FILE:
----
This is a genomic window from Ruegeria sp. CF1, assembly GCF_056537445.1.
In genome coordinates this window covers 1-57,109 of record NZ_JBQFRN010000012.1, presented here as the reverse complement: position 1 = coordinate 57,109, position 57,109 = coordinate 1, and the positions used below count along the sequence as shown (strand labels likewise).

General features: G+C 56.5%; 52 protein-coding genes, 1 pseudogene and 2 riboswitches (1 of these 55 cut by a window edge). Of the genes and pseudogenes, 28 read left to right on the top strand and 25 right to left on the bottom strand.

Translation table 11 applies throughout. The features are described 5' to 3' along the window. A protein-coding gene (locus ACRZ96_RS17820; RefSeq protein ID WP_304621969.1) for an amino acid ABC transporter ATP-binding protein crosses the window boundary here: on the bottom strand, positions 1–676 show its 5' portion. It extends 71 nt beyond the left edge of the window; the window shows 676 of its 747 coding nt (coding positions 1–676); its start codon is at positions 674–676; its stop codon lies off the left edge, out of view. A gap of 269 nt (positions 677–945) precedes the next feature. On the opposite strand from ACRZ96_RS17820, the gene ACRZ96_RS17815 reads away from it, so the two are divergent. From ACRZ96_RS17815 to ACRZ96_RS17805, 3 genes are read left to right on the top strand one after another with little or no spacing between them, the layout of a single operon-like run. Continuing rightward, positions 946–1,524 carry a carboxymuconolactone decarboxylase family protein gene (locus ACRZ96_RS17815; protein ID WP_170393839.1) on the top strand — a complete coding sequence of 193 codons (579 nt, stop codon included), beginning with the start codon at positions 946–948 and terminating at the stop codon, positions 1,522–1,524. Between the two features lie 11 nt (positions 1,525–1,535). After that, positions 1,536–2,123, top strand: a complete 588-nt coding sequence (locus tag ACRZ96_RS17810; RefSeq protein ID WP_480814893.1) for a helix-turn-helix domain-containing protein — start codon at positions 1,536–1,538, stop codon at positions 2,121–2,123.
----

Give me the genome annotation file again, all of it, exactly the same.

This is a genomic window from Ruegeria sp. CF1, assembly GCF_056537445.1.
In genome coordinates this window covers 1-57,109 of record NZ_JBQFRN010000012.1, presented here as the reverse complement: position 1 = coordinate 57,109, position 57,109 = coordinate 1, and the positions used below count along the sequence as shown (strand labels likewise).

General features: G+C 56.5%; 52 protein-coding genes, 1 pseudogene and 2 riboswitches (1 of these 55 cut by a window edge). Of the genes and pseudogenes, 28 read left to right on the top strand and 25 right to left on the bottom strand.

Translation table 11 applies throughout. The features are described 5' to 3' along the window. A protein-coding gene (locus ACRZ96_RS17820; RefSeq protein ID WP_304621969.1) for an amino acid ABC transporter ATP-binding protein crosses the window boundary here: on the bottom strand, positions 1–676 show its 5' portion. It extends 71 nt beyond the left edge of the window; the window shows 676 of its 747 coding nt (coding positions 1–676); its start codon is at positions 674–676; its stop codon lies off the left edge, out of view. A gap of 269 nt (positions 677–945) precedes the next feature. On the opposite strand from ACRZ96_RS17820, the gene ACRZ96_RS17815 reads away from it, so the two are divergent. From ACRZ96_RS17815 to ACRZ96_RS17805, 3 genes are read left to right on the top strand one after another with little or no spacing between them, the layout of a single operon-like run. Continuing rightward, positions 946–1,524 carry a carboxymuconolactone decarboxylase family protein gene (locus ACRZ96_RS17815; protein ID WP_170393839.1) on the top strand — a complete coding sequence of 193 codons (579 nt, stop codon included), beginning with the start codon at positions 946–948 and terminating at the stop codon, positions 1,522–1,524. Between the two features lie 11 nt (positions 1,525–1,535). After that, positions 1,536–2,123, top strand: a complete 588-nt coding sequence (locus tag ACRZ96_RS17810; RefSeq protein ID WP_480814893.1) for a helix-turn-helix domain-containing protein — start codon at positions 1,536–1,538, stop codon at positions 2,121–2,123.